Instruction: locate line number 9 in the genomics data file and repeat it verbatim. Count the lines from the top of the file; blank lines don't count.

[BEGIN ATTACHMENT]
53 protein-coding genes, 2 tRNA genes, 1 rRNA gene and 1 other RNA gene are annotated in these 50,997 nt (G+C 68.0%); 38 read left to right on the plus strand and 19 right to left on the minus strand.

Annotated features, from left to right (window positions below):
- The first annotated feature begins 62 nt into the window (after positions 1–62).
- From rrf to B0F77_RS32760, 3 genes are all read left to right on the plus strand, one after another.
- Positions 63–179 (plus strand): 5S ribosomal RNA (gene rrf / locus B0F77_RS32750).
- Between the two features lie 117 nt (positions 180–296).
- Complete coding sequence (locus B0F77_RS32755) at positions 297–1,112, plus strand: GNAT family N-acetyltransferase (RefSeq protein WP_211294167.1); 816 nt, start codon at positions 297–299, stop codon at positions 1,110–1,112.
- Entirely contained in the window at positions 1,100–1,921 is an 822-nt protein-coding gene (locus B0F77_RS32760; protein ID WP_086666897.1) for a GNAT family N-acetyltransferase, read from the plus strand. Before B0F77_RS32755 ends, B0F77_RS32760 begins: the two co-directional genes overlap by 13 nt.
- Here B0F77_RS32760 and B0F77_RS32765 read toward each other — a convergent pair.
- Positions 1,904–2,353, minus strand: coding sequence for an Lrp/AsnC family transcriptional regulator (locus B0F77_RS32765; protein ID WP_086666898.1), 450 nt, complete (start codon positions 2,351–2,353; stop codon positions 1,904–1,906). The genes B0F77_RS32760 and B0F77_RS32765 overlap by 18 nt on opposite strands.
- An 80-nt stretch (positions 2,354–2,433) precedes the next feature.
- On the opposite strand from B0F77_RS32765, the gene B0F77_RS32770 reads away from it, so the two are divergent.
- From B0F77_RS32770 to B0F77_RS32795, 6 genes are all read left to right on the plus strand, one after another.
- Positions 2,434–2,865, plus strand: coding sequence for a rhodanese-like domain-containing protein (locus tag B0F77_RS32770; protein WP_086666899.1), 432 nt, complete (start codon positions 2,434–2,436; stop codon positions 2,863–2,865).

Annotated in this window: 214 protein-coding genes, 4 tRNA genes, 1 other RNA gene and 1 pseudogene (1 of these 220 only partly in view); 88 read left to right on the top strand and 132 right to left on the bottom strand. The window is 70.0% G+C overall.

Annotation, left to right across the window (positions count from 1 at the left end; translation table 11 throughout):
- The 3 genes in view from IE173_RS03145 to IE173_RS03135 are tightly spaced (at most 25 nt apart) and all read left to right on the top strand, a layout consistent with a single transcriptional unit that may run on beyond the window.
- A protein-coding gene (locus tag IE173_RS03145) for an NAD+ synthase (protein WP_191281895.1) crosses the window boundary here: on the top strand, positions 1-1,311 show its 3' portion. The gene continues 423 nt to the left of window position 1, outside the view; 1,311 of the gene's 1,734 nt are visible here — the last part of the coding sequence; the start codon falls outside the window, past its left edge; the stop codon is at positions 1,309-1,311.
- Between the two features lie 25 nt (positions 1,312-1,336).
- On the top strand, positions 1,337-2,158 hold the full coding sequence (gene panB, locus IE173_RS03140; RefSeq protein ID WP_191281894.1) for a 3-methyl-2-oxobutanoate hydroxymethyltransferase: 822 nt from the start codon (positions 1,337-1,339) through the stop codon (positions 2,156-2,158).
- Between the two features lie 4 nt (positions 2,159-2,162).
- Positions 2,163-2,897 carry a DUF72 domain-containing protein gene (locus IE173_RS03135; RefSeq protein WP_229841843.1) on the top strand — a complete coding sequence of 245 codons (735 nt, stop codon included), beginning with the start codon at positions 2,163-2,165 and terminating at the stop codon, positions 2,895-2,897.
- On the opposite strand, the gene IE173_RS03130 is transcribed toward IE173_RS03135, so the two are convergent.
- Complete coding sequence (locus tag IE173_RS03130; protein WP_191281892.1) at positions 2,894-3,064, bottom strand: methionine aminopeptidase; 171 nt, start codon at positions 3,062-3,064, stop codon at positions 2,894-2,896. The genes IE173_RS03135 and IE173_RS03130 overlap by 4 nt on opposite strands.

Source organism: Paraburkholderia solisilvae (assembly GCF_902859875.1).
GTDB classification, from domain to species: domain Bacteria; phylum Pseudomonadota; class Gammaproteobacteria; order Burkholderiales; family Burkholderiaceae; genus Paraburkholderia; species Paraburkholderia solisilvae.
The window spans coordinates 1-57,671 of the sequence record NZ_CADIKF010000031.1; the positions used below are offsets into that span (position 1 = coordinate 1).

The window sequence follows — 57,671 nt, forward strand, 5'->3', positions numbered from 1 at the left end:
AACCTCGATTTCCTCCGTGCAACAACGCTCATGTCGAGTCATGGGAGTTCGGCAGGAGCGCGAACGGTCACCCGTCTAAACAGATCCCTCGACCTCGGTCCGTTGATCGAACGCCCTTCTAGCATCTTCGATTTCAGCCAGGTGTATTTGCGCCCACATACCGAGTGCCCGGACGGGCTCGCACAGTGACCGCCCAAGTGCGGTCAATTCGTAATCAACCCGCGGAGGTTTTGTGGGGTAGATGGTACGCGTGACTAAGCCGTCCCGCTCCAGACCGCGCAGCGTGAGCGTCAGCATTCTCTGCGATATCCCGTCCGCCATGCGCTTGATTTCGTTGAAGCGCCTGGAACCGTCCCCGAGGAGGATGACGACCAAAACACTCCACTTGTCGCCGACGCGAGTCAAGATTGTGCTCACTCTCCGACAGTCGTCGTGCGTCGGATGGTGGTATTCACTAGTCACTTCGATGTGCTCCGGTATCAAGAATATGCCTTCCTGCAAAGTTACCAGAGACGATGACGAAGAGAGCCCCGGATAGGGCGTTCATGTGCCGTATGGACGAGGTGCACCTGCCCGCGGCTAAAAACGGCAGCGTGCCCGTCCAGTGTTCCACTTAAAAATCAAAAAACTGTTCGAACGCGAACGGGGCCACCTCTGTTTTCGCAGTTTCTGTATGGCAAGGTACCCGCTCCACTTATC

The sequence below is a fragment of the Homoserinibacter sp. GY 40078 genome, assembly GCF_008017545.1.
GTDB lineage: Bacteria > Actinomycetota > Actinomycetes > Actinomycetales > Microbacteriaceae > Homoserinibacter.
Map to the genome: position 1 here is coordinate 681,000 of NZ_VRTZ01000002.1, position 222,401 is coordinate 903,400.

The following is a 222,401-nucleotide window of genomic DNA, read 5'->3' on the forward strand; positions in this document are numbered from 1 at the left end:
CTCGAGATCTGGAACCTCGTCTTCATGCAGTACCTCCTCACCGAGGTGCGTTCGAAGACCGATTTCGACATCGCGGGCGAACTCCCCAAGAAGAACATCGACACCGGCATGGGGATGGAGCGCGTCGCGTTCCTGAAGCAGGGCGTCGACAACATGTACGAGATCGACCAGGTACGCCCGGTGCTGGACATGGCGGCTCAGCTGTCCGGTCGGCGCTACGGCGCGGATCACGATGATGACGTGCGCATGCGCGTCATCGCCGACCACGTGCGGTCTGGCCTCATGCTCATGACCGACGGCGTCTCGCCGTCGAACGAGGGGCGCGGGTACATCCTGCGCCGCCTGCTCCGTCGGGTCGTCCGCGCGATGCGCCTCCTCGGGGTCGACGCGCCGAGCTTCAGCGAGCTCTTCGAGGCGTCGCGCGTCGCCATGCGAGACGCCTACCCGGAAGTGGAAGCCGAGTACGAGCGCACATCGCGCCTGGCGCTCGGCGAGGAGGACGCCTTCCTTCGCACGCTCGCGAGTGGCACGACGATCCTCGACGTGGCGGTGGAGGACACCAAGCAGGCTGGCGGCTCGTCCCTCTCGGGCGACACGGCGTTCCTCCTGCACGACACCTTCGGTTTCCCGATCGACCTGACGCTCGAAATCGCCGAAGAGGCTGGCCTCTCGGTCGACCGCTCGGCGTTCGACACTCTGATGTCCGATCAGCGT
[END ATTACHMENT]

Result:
- Here B0F77_RS32760 and B0F77_RS32765 read toward each other — a convergent pair.